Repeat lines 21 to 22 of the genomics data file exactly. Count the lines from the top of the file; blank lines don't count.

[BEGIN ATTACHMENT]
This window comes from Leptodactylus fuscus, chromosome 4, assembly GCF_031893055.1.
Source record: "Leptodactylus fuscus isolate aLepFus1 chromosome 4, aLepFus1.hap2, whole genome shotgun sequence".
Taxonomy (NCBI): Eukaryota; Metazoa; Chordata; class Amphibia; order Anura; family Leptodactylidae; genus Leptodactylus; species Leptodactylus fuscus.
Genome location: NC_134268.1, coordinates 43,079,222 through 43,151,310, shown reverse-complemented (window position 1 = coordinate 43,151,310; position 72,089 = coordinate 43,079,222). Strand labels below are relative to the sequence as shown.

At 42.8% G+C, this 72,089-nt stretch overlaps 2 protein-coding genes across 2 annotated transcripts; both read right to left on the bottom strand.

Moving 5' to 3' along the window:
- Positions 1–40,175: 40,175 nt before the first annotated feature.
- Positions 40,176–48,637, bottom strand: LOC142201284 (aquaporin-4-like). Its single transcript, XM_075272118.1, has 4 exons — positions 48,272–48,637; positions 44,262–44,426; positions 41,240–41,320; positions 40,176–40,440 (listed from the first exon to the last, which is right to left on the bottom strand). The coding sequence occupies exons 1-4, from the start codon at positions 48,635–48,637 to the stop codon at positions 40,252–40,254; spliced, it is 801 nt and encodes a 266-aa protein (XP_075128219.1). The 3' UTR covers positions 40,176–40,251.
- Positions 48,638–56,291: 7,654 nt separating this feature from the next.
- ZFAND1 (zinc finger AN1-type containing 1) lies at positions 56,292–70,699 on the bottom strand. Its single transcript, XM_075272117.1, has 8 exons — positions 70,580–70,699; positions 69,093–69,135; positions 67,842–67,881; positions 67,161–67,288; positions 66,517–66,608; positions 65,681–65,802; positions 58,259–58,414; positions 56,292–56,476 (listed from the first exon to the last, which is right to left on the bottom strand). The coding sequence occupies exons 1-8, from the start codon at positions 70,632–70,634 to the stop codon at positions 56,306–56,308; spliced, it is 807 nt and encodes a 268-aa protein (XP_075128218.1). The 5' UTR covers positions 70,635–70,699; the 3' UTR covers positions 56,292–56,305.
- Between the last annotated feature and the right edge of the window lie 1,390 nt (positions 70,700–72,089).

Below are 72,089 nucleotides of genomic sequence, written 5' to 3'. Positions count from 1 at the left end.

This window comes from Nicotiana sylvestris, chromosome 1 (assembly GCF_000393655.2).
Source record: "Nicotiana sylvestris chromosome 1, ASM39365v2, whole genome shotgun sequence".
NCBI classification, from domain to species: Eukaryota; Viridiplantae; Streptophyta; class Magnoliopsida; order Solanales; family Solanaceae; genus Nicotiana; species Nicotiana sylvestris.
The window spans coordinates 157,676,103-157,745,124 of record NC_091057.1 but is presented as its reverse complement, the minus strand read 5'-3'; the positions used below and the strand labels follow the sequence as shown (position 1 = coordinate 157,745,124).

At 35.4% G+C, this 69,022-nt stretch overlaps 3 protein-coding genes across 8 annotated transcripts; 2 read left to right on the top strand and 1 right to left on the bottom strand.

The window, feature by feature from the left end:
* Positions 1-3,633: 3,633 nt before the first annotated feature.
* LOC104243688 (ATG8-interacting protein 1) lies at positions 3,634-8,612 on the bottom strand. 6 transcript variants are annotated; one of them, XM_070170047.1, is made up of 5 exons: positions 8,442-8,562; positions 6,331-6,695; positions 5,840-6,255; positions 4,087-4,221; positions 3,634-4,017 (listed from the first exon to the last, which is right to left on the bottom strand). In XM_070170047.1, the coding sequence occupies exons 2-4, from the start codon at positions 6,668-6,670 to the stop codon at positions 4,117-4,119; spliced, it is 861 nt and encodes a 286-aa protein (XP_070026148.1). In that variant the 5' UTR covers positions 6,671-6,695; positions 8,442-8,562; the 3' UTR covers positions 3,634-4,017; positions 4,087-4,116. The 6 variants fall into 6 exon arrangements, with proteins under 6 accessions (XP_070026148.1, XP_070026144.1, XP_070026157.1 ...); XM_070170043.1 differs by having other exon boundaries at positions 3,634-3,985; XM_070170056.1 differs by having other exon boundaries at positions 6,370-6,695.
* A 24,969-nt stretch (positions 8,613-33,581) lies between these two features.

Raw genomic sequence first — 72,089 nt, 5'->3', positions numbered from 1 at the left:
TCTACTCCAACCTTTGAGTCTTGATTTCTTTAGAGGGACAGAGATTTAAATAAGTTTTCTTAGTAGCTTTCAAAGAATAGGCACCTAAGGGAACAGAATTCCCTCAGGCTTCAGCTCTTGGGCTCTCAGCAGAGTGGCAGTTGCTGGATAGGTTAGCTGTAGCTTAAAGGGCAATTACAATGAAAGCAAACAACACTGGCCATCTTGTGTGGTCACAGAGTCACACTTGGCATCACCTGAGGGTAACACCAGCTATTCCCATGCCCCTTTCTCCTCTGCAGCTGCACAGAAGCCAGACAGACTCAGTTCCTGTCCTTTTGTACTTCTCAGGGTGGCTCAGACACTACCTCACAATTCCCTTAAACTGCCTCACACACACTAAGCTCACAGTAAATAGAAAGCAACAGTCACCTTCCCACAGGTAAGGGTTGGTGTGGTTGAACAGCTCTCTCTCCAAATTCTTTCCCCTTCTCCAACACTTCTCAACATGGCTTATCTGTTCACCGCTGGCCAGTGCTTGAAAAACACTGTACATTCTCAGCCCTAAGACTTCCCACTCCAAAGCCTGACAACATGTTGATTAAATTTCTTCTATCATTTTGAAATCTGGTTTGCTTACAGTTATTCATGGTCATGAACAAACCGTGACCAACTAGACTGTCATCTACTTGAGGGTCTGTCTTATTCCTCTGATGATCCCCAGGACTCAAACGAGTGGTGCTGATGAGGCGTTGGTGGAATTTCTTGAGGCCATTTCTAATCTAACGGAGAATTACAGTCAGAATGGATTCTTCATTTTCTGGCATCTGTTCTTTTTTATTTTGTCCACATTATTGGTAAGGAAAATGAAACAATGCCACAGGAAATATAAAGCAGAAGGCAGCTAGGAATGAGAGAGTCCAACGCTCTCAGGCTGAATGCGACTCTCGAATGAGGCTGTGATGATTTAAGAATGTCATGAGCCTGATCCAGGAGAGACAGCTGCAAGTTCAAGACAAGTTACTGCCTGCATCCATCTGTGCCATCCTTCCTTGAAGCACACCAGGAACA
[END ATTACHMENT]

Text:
* A 24,969-nt stretch (positions 8,613-33,581) lies between these two features.

Raw genomic sequence first — 72,089 nt, 5'->3', positions numbered from 1 at the left: